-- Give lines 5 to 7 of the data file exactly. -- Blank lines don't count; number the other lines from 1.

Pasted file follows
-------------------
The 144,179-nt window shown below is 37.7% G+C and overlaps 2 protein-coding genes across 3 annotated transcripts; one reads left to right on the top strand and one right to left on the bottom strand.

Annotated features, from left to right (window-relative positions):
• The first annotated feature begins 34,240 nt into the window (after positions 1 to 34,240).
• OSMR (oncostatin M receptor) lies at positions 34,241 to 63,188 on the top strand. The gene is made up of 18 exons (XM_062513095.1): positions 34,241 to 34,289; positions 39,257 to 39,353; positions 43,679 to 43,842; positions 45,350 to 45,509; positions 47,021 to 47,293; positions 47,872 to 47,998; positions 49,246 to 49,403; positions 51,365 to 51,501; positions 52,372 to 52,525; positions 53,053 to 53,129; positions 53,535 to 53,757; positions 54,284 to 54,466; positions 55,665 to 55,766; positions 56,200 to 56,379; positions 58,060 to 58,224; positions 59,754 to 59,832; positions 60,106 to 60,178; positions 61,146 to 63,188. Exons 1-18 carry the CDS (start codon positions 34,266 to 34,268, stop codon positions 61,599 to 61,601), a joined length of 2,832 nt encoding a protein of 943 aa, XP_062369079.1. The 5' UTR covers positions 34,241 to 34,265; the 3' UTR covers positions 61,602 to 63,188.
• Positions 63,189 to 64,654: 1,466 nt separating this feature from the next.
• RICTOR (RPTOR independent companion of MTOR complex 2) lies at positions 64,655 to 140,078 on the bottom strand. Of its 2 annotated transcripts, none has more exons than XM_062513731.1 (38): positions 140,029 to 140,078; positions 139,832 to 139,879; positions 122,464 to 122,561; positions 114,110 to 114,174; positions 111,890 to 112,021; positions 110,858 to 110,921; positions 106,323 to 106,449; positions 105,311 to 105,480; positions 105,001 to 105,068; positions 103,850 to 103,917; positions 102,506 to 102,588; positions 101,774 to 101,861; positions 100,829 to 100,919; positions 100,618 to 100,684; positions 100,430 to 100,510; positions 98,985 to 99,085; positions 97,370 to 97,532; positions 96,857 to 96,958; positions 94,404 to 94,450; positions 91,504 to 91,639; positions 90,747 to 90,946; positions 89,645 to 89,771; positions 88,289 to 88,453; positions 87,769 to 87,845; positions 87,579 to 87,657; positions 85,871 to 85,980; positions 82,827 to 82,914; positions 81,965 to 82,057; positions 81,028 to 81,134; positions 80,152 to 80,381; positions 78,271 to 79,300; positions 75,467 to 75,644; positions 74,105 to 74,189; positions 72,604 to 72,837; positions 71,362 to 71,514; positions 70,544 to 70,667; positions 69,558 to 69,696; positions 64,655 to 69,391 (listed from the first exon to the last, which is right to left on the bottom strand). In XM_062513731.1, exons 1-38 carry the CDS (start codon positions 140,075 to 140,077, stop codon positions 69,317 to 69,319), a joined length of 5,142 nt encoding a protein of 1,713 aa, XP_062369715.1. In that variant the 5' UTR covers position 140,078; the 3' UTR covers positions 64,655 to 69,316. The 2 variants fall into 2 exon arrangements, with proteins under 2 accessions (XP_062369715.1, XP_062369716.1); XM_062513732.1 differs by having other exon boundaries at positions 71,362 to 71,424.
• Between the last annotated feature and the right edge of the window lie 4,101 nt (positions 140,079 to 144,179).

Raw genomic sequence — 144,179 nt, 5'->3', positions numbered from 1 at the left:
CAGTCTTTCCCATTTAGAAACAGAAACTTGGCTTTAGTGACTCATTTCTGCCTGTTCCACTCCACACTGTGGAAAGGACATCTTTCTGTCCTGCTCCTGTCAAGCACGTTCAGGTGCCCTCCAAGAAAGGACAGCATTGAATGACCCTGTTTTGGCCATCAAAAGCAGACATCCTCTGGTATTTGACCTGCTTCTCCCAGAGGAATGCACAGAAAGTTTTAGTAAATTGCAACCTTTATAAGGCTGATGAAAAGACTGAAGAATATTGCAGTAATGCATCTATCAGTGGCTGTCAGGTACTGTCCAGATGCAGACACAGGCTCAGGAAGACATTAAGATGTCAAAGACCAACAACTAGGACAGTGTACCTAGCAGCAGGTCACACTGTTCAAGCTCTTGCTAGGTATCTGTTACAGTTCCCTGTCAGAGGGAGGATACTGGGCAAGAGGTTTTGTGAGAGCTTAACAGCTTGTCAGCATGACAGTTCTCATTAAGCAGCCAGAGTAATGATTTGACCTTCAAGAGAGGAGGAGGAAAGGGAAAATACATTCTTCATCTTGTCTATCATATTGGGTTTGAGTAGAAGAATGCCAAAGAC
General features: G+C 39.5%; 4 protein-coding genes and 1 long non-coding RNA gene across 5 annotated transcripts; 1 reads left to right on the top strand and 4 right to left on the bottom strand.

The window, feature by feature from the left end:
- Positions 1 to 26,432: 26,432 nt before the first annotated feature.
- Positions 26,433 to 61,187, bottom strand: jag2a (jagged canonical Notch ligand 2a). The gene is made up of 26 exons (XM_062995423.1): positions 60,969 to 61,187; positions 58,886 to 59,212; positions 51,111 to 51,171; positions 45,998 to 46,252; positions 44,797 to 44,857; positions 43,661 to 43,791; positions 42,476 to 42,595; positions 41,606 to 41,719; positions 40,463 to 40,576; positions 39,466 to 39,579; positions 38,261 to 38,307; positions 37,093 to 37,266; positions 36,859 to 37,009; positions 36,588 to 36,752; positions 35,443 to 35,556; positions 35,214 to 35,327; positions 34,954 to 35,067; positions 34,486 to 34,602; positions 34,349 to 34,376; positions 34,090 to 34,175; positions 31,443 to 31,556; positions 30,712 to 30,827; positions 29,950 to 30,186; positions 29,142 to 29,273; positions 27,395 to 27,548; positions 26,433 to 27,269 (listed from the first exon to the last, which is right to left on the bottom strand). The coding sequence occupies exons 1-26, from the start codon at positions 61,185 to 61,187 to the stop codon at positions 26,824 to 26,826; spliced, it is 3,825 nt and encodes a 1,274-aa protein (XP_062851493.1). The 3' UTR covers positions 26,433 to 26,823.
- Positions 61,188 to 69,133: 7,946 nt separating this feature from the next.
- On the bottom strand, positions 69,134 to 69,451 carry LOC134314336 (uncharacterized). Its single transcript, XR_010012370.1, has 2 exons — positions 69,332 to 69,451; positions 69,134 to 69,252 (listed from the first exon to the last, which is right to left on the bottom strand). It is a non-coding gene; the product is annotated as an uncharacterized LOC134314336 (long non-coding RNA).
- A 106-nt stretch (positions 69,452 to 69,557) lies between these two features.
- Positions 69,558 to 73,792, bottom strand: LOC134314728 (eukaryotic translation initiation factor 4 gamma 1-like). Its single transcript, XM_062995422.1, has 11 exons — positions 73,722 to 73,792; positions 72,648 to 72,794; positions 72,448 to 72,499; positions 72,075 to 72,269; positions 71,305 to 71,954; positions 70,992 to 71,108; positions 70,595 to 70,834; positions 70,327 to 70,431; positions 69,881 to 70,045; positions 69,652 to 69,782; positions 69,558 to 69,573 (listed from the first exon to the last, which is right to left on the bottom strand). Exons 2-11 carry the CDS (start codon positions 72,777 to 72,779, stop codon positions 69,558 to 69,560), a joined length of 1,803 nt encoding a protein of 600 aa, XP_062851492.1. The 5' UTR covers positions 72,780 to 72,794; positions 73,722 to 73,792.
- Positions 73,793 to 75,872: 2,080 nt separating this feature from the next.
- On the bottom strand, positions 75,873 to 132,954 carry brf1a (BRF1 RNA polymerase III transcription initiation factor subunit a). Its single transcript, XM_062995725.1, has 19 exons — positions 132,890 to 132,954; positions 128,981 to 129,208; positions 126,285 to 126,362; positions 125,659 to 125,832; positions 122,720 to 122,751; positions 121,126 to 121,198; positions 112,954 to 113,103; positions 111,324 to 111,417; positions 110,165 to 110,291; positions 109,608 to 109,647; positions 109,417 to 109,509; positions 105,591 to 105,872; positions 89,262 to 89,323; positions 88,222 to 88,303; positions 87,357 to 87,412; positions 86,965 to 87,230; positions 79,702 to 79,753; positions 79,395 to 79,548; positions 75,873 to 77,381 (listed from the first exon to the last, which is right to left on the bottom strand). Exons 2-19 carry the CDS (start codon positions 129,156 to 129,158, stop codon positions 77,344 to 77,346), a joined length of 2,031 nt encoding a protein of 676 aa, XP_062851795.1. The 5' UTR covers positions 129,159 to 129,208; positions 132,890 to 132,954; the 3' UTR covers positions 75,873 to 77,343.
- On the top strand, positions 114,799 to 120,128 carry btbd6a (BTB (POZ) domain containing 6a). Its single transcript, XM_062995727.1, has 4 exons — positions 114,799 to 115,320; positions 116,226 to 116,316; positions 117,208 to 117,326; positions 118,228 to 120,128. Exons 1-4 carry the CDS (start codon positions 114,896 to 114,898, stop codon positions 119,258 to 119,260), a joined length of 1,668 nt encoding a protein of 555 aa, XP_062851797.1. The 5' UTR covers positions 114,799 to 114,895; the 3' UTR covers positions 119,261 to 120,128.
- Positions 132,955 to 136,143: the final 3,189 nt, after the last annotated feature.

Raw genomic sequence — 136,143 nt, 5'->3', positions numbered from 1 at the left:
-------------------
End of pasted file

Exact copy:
• Positions 63,189 to 64,654: 1,466 nt separating this feature from the next.
• RICTOR (RPTOR independent companion of MTOR complex 2) lies at positions 64,655 to 140,078 on the bottom strand. Of its 2 annotated transcripts, none has more exons than XM_062513731.1 (38): positions 140,029 to 140,078; positions 139,832 to 139,879; positions 122,464 to 122,561; positions 114,110 to 114,174; positions 111,890 to 112,021; positions 110,858 to 110,921; positions 106,323 to 106,449; positions 105,311 to 105,480; positions 105,001 to 105,068; positions 103,850 to 103,917; positions 102,506 to 102,588; positions 101,774 to 101,861; positions 100,829 to 100,919; positions 100,618 to 100,684; positions 100,430 to 100,510; positions 98,985 to 99,085; positions 97,370 to 97,532; positions 96,857 to 96,958; positions 94,404 to 94,450; positions 91,504 to 91,639; positions 90,747 to 90,946; positions 89,645 to 89,771; positions 88,289 to 88,453; positions 87,769 to 87,845; positions 87,579 to 87,657; positions 85,871 to 85,980; positions 82,827 to 82,914; positions 81,965 to 82,057; positions 81,028 to 81,134; positions 80,152 to 80,381; positions 78,271 to 79,300; positions 75,467 to 75,644; positions 74,105 to 74,189; positions 72,604 to 72,837; positions 71,362 to 71,514; positions 70,544 to 70,667; positions 69,558 to 69,696; positions 64,655 to 69,391 (listed from the first exon to the last, which is right to left on the bottom strand). In XM_062513731.1, exons 1-38 carry the CDS (start codon positions 140,075 to 140,077, stop codon positions 69,317 to 69,319), a joined length of 5,142 nt encoding a protein of 1,713 aa, XP_062369715.1. In that variant the 5' UTR covers position 140,078; the 3' UTR covers positions 64,655 to 69,316. The 2 variants fall into 2 exon arrangements, with proteins under 2 accessions (XP_062369715.1, XP_062369716.1); XM_062513732.1 differs by having other exon boundaries at positions 71,362 to 71,424.
• Between the last annotated feature and the right edge of the window lie 4,101 nt (positions 140,079 to 144,179).